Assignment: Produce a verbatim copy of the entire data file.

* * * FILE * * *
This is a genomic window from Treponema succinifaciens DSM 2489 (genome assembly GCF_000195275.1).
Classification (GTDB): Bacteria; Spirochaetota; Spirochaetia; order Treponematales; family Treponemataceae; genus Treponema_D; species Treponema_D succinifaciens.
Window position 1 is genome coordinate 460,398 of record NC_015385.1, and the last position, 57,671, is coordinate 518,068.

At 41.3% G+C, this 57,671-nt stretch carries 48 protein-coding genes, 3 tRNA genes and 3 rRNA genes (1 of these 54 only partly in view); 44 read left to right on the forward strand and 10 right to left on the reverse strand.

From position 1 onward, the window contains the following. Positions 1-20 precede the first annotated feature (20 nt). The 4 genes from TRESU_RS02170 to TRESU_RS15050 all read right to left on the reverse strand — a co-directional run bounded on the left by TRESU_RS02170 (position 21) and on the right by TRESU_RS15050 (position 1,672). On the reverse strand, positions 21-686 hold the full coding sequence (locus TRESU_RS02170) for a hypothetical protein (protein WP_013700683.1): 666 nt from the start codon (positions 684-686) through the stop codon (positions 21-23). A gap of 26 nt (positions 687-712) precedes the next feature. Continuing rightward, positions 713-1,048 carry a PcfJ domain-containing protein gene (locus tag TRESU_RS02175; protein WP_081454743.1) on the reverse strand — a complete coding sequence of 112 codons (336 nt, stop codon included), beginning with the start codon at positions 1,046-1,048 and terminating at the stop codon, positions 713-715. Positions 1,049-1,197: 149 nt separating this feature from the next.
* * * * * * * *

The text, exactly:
This is a genomic window from Treponema succinifaciens DSM 2489 (genome assembly GCF_000195275.1).
Classification (GTDB): Bacteria; Spirochaetota; Spirochaetia; order Treponematales; family Treponemataceae; genus Treponema_D; species Treponema_D succinifaciens.
Window position 1 is genome coordinate 460,398 of record NC_015385.1, and the last position, 57,671, is coordinate 518,068.

At 41.3% G+C, this 57,671-nt stretch carries 48 protein-coding genes, 3 tRNA genes and 3 rRNA genes (1 of these 54 only partly in view); 44 read left to right on the forward strand and 10 right to left on the reverse strand.

From position 1 onward, the window contains the following. Positions 1-20 precede the first annotated feature (20 nt). The 4 genes from TRESU_RS02170 to TRESU_RS15050 all read right to left on the reverse strand — a co-directional run bounded on the left by TRESU_RS02170 (position 21) and on the right by TRESU_RS15050 (position 1,672). On the reverse strand, positions 21-686 hold the full coding sequence (locus TRESU_RS02170) for a hypothetical protein (protein WP_013700683.1): 666 nt from the start codon (positions 684-686) through the stop codon (positions 21-23). A gap of 26 nt (positions 687-712) precedes the next feature. Continuing rightward, positions 713-1,048 carry a PcfJ domain-containing protein gene (locus tag TRESU_RS02175; protein WP_081454743.1) on the reverse strand — a complete coding sequence of 112 codons (336 nt, stop codon included), beginning with the start codon at positions 1,046-1,048 and terminating at the stop codon, positions 713-715. Positions 1,049-1,197: 149 nt separating this feature from the next.